Sun god Apollo presides over final flame rehearsal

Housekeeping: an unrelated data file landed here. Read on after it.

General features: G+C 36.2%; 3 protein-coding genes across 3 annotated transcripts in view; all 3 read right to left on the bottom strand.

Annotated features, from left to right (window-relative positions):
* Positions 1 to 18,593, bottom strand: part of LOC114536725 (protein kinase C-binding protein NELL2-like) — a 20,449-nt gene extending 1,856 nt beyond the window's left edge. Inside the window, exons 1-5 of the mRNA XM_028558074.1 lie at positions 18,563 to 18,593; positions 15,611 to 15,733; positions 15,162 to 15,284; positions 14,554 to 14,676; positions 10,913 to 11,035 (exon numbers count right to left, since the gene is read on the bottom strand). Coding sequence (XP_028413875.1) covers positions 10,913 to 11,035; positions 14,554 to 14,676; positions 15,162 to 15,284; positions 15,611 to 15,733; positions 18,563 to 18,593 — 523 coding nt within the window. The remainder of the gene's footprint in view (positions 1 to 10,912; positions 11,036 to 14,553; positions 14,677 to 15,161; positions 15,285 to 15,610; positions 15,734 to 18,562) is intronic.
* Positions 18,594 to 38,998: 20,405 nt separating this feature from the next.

By Karolina Tagaris ANCIENT OLYMPIA, Greece (Reuters) - The high priestess raised her arms towards the sky, invoking the sun god Apollo at the birthplace of the ancient Olympics on Wednesday in the final rehearsal for the flame that will burn at the Rio Games later this year. In a long pleated robe she then knelt solemnly to the ground and lit the torch within a few seconds using a concave mirror to catch the sun's rays. Hundreds of onlookers stood quietly near the ruins of the Doric temple to the goddess Hera in Ancient Olympia, southern Greece, where Greeks competed in the ancient games. The ritual with the high priestess and the torch was only established eight decades ago for the Berlin Games. The flame will be used as a back-up if overcast skies loom over the official ceremony on Thursday at Ancient Olympia, but weather forecasts predict that event will be similarly blessed by abundant sunshine. "It's very special. It's been a dream of mine to come here for many, many years," said Mark Ledeux, a British tourist. From past games Ledeux has amassed a collection of about a dozen torches. They can be bought at various sites as memorabilia. During the rehearsal a dozen young women in long, pleated robes, escorted by a dozen male youths, danced to the rhythm of a drum and the sound of a flute, according to ancient Greek tradition. The rehearsal ended with the high priestess, played by actress Katerina Lehou, handing the flame and an olive branch to a volunteer filling in for the first torchbearer - Greek gymnast Eleftherios Petrounias, world champion on the rings in 2015. On Thursday, Petrounias will pass the torch to Brazilian volleyball player Giovane Gavio, a two-time Olympic gold medalist in Barcelona 1992 and Athens 2004. The torch will then begin a six-day relay across Greece, passing through the town of Marathon, which gave its name to the endurance race, as well as a camp for refugees and migrants in Athens, housing mostly Afghans and Iranians, the International Olympic Committee has said. There, one refugee will bear the torch in the name of all refugees. As many as 10 refugees - competing as Team of Refugee Olympics Athletes (ROA) - could take part in this year's Games. The torch will arrive in Brazil on May 3 for a 100-day relay across the country, traveling through 500 cities and villages in every Brazilian state and borne by some 12,000 torch bearers before arriving for the opening ceremony in Rio on Aug. 5 for the first Games in South America. (This version of the story removes the erroneous reference in paragraph 3 to Ancient Olympia as site of first modern Games) (Editing by Gareth Jones)